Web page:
Today I had the pleasure and the fortune to attend Pinot On The River, the first (hopefully annual) festival celebrating Sonoma County’s Pinot Noir. To those familiar with the Sonoma Valley it will come as no surprise that this event was both a heck of a lot of fun, and filled with stupendous wines. If you’re not so familiar with Sonoma, there are really two important things to know. The first is that unlike its rockstar cousin, the Napa Valley, Sonoma is a lot more laid back. If Napa is a collared shirt tasting experience often with standoffish or disinterested folks, Sonoma is a tie-dyed t-shirt tasting experience — low key, the opposite of ostentatious, all the while gregarious and friendly. The other thing to know is that Sonoma County produces some killer Pinot Noir, both from the cool climate vineyards of the Russian River Valley and the Sonoma Coast, as well as from the heat sinks that are the inner Anderson and Alexander Valleys.
Combine these two facts with a totally cloudless day and 65 degree temperatures, decant and serve with artisanal goat cheese and you’ve got a smashing way to spend a Sunday. A word to the wise (or to the disappointed and uninformed) put this on your calendar for next year. It’s a keeper.
As I mentioned in my posting about this event earlier in the week, this was a three day affair including gourmet dinners and winemaker led tours of some Sonoma Pinot vineyards capped off by the event that I attended today, which was a public tasting and live auction for charity. The event was held and centered around a small spa resort, called appropriately Retreat Resort & Spa, just outside the sleepy town of Guerneville, CA on the banks of the Russian River.
At the back of the resort are a courtyard and a small meadow, which served as the stages for the event. The courtyard covered in a tent (which was hardly needed on a day like today) and filled with scores of Pinot producers pouring their wines, and the meadow with a raised stage for the auction and musicians along with a couple of small tables filled with cheese and bread. Through both of these spaces, happy, relaxed people milled all afternoon.
I really appreciated two things about this tasting which will keep me coming back year after year if the organizers can keep them consistent. One was the complete lack of a mob. Those who attend industry tastings in San Francisco and Napa will be familiar with the crush of people straining three rows back in front of tasting tables, squeezing and jostling for a 2 ounce pour of juice. Such a crowd was conspicuously absent, whether due to just the right amount of promotion on the sponsors’ parts or the aforementioned Sonoma atmosphere, I don’t know.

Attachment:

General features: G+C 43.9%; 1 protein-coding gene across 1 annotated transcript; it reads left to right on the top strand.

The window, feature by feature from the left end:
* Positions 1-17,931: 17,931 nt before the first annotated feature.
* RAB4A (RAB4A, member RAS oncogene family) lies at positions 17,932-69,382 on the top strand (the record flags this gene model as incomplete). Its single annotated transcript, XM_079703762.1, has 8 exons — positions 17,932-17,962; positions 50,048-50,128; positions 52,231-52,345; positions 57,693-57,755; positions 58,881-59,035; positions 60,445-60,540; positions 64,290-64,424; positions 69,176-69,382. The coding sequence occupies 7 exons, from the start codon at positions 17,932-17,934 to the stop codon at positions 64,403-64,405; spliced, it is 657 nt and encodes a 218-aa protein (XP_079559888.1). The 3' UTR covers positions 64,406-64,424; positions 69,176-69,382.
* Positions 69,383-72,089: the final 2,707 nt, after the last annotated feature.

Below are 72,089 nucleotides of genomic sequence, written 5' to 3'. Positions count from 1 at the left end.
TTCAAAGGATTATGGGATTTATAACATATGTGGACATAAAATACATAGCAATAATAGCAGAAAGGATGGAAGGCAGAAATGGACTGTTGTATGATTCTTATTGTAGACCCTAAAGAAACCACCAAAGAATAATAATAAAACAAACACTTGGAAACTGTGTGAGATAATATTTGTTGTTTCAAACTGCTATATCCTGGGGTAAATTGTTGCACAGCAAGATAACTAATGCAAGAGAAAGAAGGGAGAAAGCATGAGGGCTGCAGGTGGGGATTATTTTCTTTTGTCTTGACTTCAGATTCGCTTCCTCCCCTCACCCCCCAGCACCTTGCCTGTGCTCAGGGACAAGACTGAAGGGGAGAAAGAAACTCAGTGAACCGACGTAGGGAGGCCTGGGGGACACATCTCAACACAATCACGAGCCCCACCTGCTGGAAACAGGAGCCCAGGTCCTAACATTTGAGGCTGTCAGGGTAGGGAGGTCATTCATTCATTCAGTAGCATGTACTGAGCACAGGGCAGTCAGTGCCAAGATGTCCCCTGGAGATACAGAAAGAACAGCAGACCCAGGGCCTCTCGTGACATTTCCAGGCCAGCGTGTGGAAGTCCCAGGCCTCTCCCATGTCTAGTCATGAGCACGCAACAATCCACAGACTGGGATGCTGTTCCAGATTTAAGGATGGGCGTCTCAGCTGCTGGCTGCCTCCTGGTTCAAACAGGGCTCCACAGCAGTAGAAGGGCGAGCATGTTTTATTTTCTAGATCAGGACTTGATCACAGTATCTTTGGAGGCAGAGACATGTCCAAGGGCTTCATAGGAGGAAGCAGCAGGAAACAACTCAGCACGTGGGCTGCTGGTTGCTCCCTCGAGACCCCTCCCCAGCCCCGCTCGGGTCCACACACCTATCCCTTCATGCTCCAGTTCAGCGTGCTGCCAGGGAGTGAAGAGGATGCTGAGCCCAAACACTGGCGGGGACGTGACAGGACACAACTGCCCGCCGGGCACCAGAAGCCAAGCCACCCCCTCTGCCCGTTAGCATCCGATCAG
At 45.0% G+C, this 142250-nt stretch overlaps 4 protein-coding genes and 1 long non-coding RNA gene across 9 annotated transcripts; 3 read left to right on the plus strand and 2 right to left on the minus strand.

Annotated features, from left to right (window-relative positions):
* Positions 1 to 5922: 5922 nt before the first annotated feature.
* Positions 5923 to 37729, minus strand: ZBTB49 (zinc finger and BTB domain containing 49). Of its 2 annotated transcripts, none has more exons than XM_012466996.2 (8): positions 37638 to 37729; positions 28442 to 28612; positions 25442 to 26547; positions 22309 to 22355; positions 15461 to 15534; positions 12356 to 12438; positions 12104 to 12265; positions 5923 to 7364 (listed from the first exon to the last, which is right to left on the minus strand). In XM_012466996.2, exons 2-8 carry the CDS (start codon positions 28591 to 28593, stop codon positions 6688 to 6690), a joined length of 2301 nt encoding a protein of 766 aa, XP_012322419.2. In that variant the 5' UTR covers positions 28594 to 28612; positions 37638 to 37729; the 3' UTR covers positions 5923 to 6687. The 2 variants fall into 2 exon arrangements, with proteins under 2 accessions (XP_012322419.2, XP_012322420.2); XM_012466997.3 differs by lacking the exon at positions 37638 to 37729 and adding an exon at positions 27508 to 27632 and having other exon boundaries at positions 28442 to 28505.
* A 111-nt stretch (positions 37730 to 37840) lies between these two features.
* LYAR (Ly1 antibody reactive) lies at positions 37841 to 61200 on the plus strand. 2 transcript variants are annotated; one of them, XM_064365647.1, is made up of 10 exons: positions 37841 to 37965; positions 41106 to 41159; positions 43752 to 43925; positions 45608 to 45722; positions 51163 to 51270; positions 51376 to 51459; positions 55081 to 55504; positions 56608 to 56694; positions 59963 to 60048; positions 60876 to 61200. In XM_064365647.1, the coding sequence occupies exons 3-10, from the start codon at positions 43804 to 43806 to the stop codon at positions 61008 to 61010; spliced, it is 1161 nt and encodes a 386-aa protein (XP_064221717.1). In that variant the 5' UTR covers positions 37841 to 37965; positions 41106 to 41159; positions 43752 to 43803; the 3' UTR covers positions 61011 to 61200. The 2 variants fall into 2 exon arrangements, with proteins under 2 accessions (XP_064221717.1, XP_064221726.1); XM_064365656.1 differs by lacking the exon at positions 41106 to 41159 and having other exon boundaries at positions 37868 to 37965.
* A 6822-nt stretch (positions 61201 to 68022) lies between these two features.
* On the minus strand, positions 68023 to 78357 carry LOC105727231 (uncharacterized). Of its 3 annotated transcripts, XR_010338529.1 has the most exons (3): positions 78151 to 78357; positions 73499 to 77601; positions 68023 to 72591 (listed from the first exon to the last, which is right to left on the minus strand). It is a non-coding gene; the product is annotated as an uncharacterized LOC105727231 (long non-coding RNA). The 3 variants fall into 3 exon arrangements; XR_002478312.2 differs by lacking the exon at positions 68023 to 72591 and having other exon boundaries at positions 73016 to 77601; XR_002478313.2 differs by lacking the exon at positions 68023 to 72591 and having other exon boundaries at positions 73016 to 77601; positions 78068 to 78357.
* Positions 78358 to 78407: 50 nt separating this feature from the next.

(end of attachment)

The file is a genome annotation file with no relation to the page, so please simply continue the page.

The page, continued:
The other thing, perhaps more germane to this site, was the overwhelming level of quality evidenced by the producers on offer. When I go to tastings, I typically taste a couple of wines at a table, and if I find them suitable, I retaste them and make notes. If the wines suck, I move on to the next table. At most tastings, even the best ones like Family Winemakers, I usually end up jotting notes on about 60% of the wines. Maybe 70%. At this tasting there were only two or three producers whose wines were ordinary (though not bad) enough to escape my notebook. It’s worth noting that the majority of these wines are upper echelon (read: expensive) but even that doesn’t usually guarantee the level of quality I encountered.
Here’s a sampling of the very best of the wines on offer lumped into a couple of categories that might be useful to you.
EXCELLENT to OUTSTANDING
VERY GOOD to GREAT
WINES NOT FROM SONOMA
I don’t know how these snuck into the tasting but I’m glad they did.
OTHER (non Pinot Noir) WINES
These were actually a nice changeup in pace from the Pinots, but I also don’t know how these snuck in either.
UP AND COMING PRODUCERS
These folks are all on their first, second, or in some rare cases, their 3rd vintage, and they are going places, mark my words…
After tasting all of these wines its clear to me that the trend towards fruit forward and more extracted Pinot Noir is firmly entrenched in Sonoma. This is a style that, when done right, I really like a lot, but which tends to send Burgundians headed for the hills. Those who are looking for earth, tea, and farmyard in your Pinot Noir will have to search fairly hard to find wines to match more European sensibilities, though there are producers who are making such wines. Let me be clear about these wines, though. While some are certainly the Pinot Noir equivalent of Turley Zinfandels (massive fruit bombs), and there is even a time and a place for those, the majority of them are excellently balanced and a joy to drink.